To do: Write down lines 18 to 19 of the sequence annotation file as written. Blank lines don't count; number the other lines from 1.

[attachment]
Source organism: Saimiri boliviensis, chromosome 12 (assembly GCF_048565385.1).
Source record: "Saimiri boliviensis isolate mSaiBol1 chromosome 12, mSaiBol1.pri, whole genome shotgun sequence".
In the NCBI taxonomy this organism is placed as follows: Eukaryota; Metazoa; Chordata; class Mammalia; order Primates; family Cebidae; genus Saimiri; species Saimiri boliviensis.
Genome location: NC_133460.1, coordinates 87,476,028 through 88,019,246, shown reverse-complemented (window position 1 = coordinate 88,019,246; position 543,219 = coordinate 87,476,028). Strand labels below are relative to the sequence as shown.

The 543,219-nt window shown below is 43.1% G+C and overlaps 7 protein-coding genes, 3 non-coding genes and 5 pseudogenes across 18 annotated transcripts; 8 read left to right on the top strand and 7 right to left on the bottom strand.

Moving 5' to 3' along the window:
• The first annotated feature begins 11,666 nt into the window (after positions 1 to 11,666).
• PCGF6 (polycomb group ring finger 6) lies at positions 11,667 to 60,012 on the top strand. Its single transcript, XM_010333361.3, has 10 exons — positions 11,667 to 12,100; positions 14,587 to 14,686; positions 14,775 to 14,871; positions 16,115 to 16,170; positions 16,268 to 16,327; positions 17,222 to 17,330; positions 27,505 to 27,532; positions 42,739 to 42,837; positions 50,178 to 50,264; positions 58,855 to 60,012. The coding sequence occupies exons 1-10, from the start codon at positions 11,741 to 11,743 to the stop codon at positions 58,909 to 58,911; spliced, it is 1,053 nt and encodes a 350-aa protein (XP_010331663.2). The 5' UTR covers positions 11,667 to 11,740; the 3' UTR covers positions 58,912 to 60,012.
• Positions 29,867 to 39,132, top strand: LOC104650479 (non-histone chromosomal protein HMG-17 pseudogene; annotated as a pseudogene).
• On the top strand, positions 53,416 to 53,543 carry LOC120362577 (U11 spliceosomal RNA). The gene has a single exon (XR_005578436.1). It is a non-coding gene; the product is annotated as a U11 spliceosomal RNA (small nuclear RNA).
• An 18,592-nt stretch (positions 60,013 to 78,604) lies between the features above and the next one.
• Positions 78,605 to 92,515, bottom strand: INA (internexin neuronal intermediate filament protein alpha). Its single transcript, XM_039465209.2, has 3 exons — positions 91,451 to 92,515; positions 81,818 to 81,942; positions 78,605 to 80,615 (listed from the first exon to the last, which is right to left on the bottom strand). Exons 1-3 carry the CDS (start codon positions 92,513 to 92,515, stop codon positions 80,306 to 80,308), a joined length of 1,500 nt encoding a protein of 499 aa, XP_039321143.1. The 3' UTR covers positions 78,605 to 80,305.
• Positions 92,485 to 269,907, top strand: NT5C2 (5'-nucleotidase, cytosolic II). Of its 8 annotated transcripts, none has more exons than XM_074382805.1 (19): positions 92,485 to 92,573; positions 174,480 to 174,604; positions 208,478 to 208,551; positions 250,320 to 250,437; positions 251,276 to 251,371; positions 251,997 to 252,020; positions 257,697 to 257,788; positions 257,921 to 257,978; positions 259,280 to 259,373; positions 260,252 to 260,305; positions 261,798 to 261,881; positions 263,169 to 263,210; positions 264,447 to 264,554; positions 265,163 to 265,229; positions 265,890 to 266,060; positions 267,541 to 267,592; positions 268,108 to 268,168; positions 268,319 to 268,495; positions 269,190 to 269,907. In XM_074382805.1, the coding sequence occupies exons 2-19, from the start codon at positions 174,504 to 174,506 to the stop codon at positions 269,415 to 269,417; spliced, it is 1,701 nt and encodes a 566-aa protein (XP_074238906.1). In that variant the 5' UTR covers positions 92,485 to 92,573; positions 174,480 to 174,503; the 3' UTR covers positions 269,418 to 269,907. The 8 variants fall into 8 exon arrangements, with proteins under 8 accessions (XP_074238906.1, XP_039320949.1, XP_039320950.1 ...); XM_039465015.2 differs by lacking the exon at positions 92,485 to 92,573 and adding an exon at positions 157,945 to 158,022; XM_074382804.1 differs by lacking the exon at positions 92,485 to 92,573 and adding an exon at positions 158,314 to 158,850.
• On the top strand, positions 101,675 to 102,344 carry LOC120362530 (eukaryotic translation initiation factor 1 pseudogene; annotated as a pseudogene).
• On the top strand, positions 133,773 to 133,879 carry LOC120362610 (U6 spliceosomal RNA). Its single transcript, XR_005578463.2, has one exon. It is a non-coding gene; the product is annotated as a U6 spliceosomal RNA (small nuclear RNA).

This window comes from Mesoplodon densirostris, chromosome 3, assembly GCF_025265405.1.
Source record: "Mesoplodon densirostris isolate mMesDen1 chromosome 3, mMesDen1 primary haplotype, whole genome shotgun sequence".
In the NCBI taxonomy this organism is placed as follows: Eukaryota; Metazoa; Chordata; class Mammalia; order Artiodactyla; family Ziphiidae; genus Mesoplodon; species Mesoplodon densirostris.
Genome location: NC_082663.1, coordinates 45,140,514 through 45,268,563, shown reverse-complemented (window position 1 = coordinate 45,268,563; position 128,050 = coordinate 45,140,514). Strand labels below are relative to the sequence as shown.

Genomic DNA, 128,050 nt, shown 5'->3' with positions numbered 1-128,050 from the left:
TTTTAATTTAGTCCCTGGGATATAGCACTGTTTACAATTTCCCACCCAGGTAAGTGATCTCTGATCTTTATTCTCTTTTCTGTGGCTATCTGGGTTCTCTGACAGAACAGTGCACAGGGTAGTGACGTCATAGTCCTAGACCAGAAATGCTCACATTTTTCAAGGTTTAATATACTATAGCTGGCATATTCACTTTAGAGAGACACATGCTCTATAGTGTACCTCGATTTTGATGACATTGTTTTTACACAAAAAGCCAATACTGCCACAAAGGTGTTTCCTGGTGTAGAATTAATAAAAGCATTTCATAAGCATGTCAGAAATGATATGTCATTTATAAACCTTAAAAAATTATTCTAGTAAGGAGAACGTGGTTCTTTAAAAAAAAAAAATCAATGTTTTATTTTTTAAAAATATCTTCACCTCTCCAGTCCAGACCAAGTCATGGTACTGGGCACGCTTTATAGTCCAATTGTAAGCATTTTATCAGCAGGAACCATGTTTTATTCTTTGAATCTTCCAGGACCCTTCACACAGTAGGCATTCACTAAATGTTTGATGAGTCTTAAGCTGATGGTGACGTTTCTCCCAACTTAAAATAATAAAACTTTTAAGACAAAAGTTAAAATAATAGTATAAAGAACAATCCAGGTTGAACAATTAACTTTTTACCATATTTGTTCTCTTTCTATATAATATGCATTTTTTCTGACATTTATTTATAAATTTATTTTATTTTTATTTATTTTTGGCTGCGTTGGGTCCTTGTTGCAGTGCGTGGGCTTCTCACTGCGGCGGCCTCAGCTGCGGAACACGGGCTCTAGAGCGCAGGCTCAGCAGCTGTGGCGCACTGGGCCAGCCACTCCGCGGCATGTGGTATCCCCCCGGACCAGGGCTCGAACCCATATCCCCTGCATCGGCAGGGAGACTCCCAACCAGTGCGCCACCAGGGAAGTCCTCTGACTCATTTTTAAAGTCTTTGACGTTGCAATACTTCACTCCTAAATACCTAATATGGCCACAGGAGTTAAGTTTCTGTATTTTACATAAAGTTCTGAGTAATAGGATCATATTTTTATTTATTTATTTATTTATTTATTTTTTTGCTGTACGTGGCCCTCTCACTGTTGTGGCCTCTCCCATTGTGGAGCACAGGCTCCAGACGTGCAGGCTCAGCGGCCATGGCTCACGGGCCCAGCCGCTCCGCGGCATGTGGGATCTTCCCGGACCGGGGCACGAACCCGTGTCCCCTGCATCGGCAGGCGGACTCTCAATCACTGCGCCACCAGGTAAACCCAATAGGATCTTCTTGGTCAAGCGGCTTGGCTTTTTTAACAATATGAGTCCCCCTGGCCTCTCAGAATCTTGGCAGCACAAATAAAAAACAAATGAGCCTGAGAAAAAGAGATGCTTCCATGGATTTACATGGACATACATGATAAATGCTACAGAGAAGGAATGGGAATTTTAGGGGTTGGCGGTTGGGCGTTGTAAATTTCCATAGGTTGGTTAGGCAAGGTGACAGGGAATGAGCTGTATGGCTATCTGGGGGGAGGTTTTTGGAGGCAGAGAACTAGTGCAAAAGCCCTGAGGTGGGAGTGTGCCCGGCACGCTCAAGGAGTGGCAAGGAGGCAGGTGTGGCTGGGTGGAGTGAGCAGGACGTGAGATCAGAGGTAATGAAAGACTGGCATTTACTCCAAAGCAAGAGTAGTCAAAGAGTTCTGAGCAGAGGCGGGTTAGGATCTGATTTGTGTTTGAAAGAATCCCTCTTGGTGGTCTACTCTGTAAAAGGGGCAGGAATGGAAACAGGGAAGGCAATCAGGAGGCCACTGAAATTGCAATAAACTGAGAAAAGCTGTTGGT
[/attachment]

In the NCBI taxonomy this organism is placed as follows: Eukaryota; Metazoa; Chordata; class Mammalia; order Artiodactyla; family Ziphiidae; genus Mesoplodon; species Mesoplodon densirostris.
Genome location: NC_082663.1, coordinates 45,140,514 through 45,268,563, shown reverse-complemented (window position 1 = coordinate 45,268,563; position 128,050 = coordinate 45,140,514). Strand labels below are relative to the sequence as shown.